I knew we needed to talk about it.
I also knew that devoting a whole night of Summer Series on the topic of sexuality would open a can of worms with our single ladies. But it was a can of worms that needed to be opened.
That summer, I conducted a survey with our Singles 20s/30s ladies at Brook Hills, asking about past and present participation in a variety of sexual activities. Without getting into the gritty details, I can tell you there weren’t many activities that were not represented in that group.
I wasn’t surprised. The numbers tracked with the types of conversations I was having with young women in our faith family. What did surprise me were the results when I asked about what they had not heard biblical teaching on. Most had never heard biblical teaching on a variety of subjects related to sexuality, including homosexuality and same-sex attraction, pornography, cohabitation, and even the act of sex itself.
Since most of the folks in our Singles 20s/30s Ministry did not grow up at Brook Hills, these numbers represent what a plethora of churches, youth groups, and college ministries have and have not taught. These numbers also speak to the Church and the family’s silence on God’s design for sex. If we’re not bringing light to darkness, then we’re contributing to darkness, and often, it’s our silence that allows the darkness to continue.
Leading up to that night at Summer Series in 2017, I had prayed that God would make our Singles 20s/30s Ministry a place where women would find freedom in Christ and a safe place to struggle with sin. Because of confidentiality, I can’t share a lot of the stories, but God continues to answer this prayer.
Being in the blast radius of a person’s life means you absorb the shrapnel of their mess, but you also get a front row seat to how God can work in that mess. I’ve seen ladies in our church take the huge step of going to recovery groups, whether AA, Awaken, or SA. I’ve seen ladies courageously confess sin. I’ve seen them finally letting Small Group Leaders and friends know what they actually struggle with. I’ve seen them go to counseling and do the hard work of growing emotionally and spiritually.
We’ve started over on sobriety journeys. We’ve looked at why there is often a disconnect between what we say we believe and how we live and feel. We’ve identified false beliefs and how we can dispute those false beliefs with truth from God’s Word. We’ve cried together over being sinned against and how we’ve sinned in response. We’ve reminded ourselves of how Christ is worthy of our self-denial and our obedience. We’ve prayed with each other and for each other. For the Singles 20s/30s ladies, our church and our Small Groups are a place where it’s okay to not be okay, but where we will help you take the next steps to grow.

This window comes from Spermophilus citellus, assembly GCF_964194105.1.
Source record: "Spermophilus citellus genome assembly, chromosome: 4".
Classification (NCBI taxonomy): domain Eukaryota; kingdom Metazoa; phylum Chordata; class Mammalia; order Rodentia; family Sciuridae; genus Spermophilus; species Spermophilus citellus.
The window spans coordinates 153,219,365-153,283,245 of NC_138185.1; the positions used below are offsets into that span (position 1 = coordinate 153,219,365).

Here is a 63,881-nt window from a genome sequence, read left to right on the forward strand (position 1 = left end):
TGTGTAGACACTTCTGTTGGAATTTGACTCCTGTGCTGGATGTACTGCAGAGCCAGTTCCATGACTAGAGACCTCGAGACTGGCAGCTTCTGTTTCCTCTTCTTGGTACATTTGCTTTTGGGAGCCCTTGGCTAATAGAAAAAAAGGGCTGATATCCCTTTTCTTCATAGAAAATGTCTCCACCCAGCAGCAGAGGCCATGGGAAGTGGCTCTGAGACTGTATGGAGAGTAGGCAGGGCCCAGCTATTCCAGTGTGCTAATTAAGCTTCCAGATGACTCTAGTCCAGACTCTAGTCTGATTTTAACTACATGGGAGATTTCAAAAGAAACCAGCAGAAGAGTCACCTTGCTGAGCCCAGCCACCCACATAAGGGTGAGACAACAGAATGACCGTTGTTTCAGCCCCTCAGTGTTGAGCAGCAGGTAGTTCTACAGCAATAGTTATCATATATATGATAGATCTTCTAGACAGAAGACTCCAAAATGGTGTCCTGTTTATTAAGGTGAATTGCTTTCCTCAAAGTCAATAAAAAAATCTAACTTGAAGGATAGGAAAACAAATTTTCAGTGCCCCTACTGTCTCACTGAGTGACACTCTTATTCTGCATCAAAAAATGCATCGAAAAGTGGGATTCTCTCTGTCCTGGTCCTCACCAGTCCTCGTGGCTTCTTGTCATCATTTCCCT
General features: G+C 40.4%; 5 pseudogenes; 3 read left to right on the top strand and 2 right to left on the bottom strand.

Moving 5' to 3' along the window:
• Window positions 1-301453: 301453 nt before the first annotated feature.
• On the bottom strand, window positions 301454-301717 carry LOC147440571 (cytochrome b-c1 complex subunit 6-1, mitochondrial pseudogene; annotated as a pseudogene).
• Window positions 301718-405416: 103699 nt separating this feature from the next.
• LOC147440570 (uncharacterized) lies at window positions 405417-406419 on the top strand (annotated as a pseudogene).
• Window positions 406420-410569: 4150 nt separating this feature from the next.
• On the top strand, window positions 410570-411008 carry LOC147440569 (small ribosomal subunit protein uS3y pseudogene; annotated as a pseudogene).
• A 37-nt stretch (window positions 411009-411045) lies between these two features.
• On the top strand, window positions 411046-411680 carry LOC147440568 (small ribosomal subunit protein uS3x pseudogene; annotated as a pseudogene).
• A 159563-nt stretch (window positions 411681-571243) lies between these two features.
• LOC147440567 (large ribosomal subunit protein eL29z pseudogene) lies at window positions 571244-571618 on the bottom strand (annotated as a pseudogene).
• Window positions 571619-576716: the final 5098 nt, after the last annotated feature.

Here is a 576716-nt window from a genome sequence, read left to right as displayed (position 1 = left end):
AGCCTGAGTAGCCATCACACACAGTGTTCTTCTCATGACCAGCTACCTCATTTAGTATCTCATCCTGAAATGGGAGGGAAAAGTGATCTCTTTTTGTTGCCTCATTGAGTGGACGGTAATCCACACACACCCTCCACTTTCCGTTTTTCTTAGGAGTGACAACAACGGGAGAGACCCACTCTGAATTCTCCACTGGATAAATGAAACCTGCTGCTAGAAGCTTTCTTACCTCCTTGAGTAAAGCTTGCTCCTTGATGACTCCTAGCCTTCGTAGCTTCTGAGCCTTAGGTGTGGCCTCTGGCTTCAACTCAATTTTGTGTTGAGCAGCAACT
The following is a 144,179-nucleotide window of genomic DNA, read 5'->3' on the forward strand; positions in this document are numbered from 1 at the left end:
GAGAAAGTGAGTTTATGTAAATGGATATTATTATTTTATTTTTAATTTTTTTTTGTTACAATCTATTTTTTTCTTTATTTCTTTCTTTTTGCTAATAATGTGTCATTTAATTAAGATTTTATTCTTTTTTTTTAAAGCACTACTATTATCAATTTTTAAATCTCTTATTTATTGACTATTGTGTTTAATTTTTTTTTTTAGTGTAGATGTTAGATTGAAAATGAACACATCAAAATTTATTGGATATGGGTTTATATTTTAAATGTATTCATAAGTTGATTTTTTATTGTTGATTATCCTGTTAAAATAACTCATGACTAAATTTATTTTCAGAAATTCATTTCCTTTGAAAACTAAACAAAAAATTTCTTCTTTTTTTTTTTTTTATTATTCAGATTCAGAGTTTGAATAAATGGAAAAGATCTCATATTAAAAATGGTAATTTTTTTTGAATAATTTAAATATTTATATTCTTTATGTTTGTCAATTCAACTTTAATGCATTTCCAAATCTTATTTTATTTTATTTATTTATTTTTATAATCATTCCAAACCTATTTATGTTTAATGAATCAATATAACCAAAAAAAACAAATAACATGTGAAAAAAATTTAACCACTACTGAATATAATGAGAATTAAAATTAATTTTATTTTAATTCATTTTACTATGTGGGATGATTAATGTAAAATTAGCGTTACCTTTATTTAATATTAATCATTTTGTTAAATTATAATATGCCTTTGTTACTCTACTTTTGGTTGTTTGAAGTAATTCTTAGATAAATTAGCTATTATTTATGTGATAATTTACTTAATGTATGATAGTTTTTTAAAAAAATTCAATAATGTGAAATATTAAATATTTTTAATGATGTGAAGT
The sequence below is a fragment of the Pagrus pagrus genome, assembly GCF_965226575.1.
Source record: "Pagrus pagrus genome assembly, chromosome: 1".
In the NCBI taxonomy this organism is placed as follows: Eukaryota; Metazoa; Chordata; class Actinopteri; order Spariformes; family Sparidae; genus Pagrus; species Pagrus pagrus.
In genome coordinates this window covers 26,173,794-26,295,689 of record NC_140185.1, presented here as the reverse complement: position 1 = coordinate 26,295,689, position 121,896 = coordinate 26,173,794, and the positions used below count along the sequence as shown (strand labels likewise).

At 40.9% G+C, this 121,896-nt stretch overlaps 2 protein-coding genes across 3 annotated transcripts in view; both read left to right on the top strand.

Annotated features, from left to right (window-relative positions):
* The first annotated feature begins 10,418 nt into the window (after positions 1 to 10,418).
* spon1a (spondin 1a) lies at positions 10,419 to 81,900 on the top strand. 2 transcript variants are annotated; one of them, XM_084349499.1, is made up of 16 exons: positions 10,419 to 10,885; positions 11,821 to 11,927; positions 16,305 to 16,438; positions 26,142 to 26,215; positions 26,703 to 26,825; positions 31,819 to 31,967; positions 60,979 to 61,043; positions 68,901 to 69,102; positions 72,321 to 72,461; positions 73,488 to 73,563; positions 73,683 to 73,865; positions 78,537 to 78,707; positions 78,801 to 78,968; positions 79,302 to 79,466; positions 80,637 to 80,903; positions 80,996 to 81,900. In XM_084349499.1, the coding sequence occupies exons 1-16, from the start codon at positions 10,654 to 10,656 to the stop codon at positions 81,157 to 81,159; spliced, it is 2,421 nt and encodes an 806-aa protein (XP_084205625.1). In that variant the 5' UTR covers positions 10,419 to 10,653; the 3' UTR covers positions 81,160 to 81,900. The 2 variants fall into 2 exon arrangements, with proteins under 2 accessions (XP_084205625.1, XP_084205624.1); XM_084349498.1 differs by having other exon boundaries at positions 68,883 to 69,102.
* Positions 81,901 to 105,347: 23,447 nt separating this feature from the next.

Church, we are all broken because of sin. As counselor and author David Powlison states:
We are fundamentally more alike than different. You may have never been an adulterer, fornicator, homosexual, or consumer of pornography. But you know with all your heart that no temptation overtakes anyone that is not common to everyone (1 Cor. 10:13). And grasping the subtlety of the battle helps you to grasp the true subtlety and scope of the work of our Savior.
We are all sinners, and while there is no sin you are incapable of, there is also no sin struggle that God cannot free you from. You – and whatever you struggle with – are not too much for God. He offers forgiveness to sinners, an exit strategy when tempted, and strength for the battle. Furthermore, as Christians, we fight against sin from a position of victory, for Christ has already defeated sin. We have hope, mercy, and grace because of Him.
So let us not be shocked if the person sitting next to us at church or in Small Group struggles with sexual sin. If they’re courageous enough to confess it, let us move towards them rather than shrink back, condemn, or gossip about them. 1 John 1:7 states, “But if we walk in the light, as he is in the light, we have fellowship with one another, and the blood of Jesus his Son cleanses us from all sin.” John predicates true, biblical fellowship on living in the light – with God and with each other. So let us live in the light, loving and helping each other, no matter what we bring to light.
Ashley Chesnut serves as the Associate Singles 20s/30s Minister at Brook Hills. She has a Master of Divinity from Beeson Divinity School and a Certificate of Biblical Counseling from Southeastern Baptist Theological Seminary.
While Ashley has a passion for discipling young women, she also loves her city, and when she’s not at the church or meeting with girls, you can probably find her at the farmer’s market or trying some new local restaurant.